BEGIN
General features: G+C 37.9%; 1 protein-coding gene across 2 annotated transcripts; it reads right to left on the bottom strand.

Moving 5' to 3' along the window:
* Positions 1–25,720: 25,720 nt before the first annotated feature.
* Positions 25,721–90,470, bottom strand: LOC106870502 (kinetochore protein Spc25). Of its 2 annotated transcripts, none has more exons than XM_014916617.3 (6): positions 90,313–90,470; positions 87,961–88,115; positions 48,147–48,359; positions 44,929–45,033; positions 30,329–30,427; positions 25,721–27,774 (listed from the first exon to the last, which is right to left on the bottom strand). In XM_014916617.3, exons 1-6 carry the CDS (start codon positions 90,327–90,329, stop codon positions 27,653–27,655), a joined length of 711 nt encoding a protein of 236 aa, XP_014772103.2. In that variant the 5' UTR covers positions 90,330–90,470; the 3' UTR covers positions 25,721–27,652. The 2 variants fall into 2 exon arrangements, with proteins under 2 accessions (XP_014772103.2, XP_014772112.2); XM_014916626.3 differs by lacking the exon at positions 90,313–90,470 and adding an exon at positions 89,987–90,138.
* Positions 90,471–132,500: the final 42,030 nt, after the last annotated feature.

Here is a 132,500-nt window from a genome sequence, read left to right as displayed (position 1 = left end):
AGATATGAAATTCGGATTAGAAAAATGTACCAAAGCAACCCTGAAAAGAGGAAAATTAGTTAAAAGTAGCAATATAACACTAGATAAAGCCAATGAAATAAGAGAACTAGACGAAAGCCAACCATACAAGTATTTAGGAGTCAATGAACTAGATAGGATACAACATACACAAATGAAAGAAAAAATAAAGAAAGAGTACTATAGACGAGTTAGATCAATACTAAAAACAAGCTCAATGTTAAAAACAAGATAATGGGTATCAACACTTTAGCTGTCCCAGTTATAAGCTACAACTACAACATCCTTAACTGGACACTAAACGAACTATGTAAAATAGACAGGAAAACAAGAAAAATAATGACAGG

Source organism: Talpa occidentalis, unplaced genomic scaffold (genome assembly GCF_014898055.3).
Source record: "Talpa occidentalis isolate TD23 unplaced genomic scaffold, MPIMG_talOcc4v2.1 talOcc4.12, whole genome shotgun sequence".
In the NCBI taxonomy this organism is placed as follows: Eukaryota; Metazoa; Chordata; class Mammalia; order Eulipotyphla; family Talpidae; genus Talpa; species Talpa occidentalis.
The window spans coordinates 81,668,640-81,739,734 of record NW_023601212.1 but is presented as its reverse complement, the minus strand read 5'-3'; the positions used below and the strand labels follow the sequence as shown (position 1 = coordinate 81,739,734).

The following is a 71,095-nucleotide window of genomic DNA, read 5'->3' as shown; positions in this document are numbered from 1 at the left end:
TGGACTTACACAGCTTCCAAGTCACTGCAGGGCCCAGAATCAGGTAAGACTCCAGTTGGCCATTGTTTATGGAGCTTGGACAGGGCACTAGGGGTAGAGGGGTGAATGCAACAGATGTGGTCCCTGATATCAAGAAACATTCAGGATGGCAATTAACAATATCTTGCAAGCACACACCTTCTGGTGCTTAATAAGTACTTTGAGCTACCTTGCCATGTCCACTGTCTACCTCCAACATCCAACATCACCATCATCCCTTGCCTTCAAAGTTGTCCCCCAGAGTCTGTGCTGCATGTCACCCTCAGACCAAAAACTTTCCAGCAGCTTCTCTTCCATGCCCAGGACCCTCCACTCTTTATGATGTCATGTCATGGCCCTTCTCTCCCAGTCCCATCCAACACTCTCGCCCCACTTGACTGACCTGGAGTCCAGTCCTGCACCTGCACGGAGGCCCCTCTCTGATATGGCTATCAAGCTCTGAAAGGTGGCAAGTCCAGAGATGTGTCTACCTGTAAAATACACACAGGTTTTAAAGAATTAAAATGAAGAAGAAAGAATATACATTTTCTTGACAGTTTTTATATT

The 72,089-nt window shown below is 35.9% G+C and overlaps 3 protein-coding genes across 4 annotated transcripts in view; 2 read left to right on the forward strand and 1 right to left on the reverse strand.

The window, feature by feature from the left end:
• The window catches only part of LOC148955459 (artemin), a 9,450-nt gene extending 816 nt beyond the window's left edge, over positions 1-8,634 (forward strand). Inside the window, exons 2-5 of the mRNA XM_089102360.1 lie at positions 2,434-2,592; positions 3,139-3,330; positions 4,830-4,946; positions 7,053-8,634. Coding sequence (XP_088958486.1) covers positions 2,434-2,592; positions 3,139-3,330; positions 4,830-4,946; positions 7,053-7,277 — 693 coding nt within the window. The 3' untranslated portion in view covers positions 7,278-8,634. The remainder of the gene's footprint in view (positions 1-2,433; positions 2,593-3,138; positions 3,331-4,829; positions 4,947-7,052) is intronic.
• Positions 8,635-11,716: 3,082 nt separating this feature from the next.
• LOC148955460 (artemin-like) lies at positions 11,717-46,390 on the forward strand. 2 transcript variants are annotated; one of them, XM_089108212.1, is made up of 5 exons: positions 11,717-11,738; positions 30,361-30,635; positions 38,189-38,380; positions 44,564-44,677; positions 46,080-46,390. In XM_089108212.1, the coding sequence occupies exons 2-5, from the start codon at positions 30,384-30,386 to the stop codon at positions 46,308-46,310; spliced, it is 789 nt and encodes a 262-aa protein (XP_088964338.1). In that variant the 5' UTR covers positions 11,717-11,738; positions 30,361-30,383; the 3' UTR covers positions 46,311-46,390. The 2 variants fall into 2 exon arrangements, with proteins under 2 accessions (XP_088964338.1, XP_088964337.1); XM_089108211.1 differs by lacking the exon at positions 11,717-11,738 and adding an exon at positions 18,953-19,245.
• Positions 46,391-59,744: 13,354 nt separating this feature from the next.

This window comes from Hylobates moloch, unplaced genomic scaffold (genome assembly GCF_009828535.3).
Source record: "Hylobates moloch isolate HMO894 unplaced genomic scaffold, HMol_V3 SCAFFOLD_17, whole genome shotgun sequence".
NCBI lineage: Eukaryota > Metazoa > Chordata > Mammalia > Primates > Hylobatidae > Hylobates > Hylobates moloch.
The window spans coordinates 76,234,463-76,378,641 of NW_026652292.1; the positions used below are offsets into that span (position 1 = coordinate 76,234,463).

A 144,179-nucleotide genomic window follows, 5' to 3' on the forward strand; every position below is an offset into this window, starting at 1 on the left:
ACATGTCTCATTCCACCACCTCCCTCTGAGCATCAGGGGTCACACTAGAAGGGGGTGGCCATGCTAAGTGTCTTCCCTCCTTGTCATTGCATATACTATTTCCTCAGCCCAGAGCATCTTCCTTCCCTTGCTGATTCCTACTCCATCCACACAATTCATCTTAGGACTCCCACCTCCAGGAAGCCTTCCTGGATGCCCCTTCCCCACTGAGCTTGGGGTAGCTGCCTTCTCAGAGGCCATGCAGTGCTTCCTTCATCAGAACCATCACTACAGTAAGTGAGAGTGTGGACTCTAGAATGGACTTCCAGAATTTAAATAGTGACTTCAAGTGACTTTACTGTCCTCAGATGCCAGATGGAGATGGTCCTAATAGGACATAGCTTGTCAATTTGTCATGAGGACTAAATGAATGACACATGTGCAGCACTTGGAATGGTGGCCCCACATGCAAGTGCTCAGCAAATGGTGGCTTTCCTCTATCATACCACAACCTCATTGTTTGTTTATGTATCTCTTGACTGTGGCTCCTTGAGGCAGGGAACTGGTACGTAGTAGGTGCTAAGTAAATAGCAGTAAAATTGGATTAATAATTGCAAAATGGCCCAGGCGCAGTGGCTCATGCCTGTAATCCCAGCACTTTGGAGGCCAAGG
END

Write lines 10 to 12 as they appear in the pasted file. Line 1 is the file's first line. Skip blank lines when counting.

In the NCBI taxonomy this organism is placed as follows: Eukaryota; Metazoa; Chordata; class Mammalia; order Eulipotyphla; family Talpidae; genus Talpa; species Talpa occidentalis.
The window spans coordinates 81,668,640-81,739,734 of record NW_023601212.1 but is presented as its reverse complement, the minus strand read 5'-3'; the positions used below and the strand labels follow the sequence as shown (position 1 = coordinate 81,739,734).

The following is a 71,095-nucleotide window of genomic DNA, read 5'->3' as shown; positions in this document are numbered from 1 at the left end: